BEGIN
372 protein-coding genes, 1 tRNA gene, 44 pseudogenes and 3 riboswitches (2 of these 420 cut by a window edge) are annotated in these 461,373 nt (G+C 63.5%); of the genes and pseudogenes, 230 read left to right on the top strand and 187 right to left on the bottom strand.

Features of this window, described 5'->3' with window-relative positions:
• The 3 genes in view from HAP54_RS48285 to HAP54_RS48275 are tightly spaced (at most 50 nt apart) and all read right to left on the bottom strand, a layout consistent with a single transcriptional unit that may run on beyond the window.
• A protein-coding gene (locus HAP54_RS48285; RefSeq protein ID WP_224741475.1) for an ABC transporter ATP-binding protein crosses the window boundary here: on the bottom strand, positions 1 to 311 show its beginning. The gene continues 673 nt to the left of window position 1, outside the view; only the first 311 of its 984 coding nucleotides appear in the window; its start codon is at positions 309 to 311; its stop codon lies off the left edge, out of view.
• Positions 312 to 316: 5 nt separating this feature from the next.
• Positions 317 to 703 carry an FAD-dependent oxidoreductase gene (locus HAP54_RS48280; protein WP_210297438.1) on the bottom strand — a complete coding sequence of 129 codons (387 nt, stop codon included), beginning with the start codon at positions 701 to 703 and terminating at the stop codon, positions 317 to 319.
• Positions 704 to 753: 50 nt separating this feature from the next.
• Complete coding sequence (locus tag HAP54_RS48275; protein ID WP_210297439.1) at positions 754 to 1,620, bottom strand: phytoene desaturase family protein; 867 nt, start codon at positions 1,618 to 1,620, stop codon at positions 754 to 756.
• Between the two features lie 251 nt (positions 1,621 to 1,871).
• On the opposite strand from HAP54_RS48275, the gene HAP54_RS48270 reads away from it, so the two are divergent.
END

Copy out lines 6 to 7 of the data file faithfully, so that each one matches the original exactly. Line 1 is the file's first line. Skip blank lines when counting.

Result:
• Positions 317 to 703 carry an FAD-dependent oxidoreductase gene (locus HAP54_RS48280; protein WP_210297438.1) on the bottom strand — a complete coding sequence of 129 codons (387 nt, stop codon included), beginning with the start codon at positions 701 to 703 and terminating at the stop codon, positions 317 to 319.
• Positions 704 to 753: 50 nt separating this feature from the next.